Shar’ron Baker never knew if she’d be allowed to get this far.
She didn’t know she’d be training the No. 2-ranked amateur light heavyweight in the country, or be standing in the corner of former IBF cruiserweight champion Steve Cunningham in Las Vegas, on the Floyd Mayweather-Conor McGregor undercard in 2017.
The 63-year-old Baker became the first female boxing coach in Philadelphia in 1991. To her knowledge, she’s still the only one.
When you’re the first, a target is placed on your back. You become the standard for what comes next. If you fail, the ladder gets higher and tougher to climb for those after you.
But Baker hasn’t failed. She’s made a name for herself in Philly and climbed the ranks to become one of the best trainers in the city.
“My expectation was to go in and teach what I knew, and it’s been a great journey,” Baker said. “When you come to Philly and mention female coach, the name that comes up is Shar’ron Baker.”
It never crossed Baker’s mind that she’d be the first because she was just following her passion.
Baker was boxing in her early 20s, being trained by the late Sam Hickman at Joe Frazier’s Gym in North Philly. Women were not sanctioned to box in Pennsylvania at the time, so Baker walked away after about six years.
Hickman called back in 1991 and asked Baker to help him train some fighters. Women were boxing at that point, and Baker attempted a comeback before hip replacement surgery put an end to it.
Lando Rosa became Baker’s first boxer in the old Willie Torres Boxing Gym in North Philly after a suggestion from Hickman. Hickman never told Rosa his trainer would be a woman, and when Rosa saw her, it didn’t cross his mind that she was the first female boxing coach he’d ever seen, let alone trained with.
“She got in the mirror and started shadow boxing, and I said, ‘Wow, this woman knows what she’s doing,‘ ” Rosa said.
Baker’s profile grew as she got work done. Jamaal “Da Truth” Davis and Derek “The One Man Riot” Bryant became two of her most notable fighters. She assisted trainer Naazim Richardson with Cunningham en route to his becoming a champion.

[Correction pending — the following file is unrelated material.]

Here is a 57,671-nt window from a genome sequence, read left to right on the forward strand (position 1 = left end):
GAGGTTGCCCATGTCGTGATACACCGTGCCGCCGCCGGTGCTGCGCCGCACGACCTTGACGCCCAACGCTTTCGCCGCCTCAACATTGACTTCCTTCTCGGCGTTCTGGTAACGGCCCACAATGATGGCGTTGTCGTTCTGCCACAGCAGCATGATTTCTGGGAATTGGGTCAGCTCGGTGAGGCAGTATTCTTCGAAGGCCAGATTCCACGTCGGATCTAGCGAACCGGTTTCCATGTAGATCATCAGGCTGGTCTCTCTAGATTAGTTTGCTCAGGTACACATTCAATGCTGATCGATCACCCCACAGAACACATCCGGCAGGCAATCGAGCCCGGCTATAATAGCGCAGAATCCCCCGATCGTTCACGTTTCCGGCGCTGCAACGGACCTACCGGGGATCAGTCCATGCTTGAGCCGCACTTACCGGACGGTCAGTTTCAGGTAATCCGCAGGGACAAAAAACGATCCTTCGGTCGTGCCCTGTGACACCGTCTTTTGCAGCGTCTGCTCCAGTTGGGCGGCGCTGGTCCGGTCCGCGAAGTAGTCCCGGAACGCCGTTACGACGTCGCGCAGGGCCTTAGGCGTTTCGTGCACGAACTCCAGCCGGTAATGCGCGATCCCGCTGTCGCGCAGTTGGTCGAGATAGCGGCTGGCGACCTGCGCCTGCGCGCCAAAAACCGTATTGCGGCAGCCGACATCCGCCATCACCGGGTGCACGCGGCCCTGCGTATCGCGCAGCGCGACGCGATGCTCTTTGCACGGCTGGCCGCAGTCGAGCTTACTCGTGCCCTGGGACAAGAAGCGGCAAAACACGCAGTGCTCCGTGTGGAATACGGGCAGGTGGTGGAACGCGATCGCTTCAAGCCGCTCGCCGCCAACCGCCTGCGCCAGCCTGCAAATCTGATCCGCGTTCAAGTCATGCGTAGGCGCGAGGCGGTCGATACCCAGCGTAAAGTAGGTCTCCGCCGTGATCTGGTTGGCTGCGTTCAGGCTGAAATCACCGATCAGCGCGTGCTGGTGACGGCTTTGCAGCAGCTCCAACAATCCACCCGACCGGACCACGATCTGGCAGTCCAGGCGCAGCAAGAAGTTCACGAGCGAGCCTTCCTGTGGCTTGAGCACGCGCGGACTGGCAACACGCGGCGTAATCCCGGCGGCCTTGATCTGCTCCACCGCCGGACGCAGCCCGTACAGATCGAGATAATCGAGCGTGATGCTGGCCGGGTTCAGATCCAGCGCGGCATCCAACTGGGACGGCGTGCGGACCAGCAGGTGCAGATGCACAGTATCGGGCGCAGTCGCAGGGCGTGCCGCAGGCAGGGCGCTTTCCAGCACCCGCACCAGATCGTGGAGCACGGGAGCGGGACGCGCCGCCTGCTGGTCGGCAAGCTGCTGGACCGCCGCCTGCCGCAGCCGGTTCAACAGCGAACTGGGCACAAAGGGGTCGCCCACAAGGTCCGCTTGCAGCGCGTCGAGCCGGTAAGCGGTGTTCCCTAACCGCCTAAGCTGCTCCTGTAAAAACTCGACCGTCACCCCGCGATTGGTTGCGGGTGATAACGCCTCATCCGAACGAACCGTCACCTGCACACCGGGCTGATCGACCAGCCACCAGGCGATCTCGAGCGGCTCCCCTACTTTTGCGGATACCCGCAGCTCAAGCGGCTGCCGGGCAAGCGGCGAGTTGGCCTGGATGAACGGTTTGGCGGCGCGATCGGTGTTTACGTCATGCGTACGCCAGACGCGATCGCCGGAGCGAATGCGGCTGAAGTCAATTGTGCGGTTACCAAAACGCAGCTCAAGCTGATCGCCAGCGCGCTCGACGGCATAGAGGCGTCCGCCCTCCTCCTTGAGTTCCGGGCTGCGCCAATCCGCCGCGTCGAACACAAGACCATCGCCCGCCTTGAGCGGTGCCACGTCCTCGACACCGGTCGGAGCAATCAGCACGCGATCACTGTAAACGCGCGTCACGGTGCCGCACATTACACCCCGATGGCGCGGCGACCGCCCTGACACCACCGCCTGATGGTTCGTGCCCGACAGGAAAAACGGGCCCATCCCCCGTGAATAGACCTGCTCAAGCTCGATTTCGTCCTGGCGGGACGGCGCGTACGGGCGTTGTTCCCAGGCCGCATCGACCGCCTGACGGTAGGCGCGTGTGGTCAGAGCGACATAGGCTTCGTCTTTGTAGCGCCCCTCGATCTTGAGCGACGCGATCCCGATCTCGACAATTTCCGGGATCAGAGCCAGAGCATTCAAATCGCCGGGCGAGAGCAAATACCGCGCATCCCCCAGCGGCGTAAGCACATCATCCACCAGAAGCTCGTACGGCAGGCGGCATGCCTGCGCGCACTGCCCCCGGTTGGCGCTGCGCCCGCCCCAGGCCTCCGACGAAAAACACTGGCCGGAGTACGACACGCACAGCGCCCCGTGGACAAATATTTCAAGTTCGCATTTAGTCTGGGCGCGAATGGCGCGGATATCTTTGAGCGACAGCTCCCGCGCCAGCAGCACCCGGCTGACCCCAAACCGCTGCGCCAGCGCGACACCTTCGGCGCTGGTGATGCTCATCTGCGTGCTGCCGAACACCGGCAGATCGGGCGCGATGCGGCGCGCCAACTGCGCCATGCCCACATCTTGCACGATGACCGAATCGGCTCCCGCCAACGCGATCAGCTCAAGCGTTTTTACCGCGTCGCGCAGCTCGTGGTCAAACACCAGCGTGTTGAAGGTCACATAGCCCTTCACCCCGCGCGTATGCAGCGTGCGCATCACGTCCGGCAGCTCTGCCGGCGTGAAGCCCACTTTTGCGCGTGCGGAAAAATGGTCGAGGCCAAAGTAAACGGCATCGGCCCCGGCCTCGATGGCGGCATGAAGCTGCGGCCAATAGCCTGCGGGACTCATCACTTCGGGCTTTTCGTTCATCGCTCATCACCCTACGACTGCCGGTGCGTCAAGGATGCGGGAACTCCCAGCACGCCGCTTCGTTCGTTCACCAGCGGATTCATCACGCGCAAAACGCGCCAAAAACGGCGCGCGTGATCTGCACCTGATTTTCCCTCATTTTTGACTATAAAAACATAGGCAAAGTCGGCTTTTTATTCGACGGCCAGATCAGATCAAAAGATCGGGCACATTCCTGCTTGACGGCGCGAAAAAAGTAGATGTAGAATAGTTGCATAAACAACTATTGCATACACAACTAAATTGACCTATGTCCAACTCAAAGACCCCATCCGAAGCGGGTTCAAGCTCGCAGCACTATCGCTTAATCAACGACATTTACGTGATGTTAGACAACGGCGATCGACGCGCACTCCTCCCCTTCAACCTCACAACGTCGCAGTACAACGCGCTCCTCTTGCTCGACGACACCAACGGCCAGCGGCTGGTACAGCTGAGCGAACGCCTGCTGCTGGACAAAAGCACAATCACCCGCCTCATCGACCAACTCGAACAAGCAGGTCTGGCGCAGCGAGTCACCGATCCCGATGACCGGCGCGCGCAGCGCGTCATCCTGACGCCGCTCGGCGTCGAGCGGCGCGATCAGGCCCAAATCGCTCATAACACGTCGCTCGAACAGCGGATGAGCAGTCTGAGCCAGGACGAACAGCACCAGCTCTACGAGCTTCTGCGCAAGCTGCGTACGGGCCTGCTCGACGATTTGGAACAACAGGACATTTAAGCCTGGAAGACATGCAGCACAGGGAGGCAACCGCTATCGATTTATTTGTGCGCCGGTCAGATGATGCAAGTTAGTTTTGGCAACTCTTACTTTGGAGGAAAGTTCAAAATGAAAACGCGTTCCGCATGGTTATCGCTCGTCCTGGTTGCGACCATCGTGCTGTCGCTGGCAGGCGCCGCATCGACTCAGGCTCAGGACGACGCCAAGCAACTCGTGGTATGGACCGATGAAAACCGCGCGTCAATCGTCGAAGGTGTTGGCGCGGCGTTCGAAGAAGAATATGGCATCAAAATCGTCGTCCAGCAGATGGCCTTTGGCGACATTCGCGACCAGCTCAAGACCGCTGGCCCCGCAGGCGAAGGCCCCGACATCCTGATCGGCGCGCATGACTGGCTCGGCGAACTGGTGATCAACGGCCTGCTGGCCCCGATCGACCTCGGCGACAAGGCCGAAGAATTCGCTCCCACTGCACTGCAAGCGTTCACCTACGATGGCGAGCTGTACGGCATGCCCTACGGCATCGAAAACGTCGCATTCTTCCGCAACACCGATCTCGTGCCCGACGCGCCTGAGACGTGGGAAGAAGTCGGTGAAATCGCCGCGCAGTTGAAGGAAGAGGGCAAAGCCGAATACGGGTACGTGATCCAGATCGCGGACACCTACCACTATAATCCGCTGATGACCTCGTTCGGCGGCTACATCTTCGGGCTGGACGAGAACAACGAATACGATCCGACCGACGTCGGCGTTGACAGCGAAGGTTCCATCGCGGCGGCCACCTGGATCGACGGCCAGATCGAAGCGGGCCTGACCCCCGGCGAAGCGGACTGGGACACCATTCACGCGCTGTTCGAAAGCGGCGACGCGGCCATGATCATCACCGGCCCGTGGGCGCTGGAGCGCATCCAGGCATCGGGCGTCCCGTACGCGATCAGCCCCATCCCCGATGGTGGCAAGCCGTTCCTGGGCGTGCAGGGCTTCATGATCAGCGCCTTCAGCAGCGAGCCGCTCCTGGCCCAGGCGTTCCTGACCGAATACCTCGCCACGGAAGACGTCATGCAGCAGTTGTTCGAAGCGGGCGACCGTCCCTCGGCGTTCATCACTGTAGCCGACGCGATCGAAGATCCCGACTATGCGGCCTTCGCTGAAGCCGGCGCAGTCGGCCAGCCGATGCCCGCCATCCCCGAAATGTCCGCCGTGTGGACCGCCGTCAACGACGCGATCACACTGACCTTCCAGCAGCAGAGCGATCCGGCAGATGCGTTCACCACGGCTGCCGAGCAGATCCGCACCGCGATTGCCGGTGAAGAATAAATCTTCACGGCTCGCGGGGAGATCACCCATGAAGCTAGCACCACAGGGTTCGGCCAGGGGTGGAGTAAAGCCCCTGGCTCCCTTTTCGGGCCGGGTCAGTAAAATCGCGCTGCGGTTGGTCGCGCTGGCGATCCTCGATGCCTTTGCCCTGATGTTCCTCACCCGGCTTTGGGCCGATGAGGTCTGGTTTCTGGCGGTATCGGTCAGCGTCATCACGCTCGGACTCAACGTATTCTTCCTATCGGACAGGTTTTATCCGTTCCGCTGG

“Early on, when guys came into the gym, they just see a girl and say, ‘I ain’t going to let no girl train me,’” Baker said. “Then when they saw my work, they gravitated to me.”
“She’s the best strength and conditioning coach in the city,” said Rosa, the CEO of Pivott Boxing Academy in North Philly.
Rosa looks at Baker like a mother figure. Today, she often comes to his gym to train fighters for about three hours a day. In his words, people know not to talk negatively about her to him, but that’s not every boxer’s experience.
Atif Oberlton, a 22-year-old amateur who is trained by Baker, recalls people “all the time” asking if Baker is his coach.
“They be like, ‘Is that lil’ old lady your coach?’” Oberlton said. “I don’t let it bother me because when we appear, you see us together and you see what we do.”
Baker’s specialty is strength and conditioning, but she’s a teacher. Her experience in the ring enables her to walk her boxers through a situation.
“She doesn’t just tell you,” Rosa said, “she explains why you need to do it.”
But the work isn’t done. Not until Baker has a world champion of her own. She worked with Cunningham, but he was Richardson’s fighter.
Oberlton could be that guy. He’s the No. 2-ranked amateur at 178 pounds by USA Boxing, and it won’t be long before he turns pro.
“He can box, he can fight, he’s fast, he works hard,” Baker said. “He’s got all the tools to become a world champ.”
Baker is proud of the 29 years she’s put into coaching and 44 years total into boxing. Two of the highlights she lists are being selected to work as a high-performance coach with the 2019 USA Elite men’s and women’s boxing team, and standing in Cunningham’s corner on the Mayweather-McGregor undercard.
But that doesn’t mean things are coming to an end. Rosa jokingly says Baker doesn’t look like she’s aged one bit from their days in the 1990s. That might be the case because Baker’s passion remains the same.
“I plan on being extremely busy,” she said. “I’m going to do this thing until they throw dirt on me.”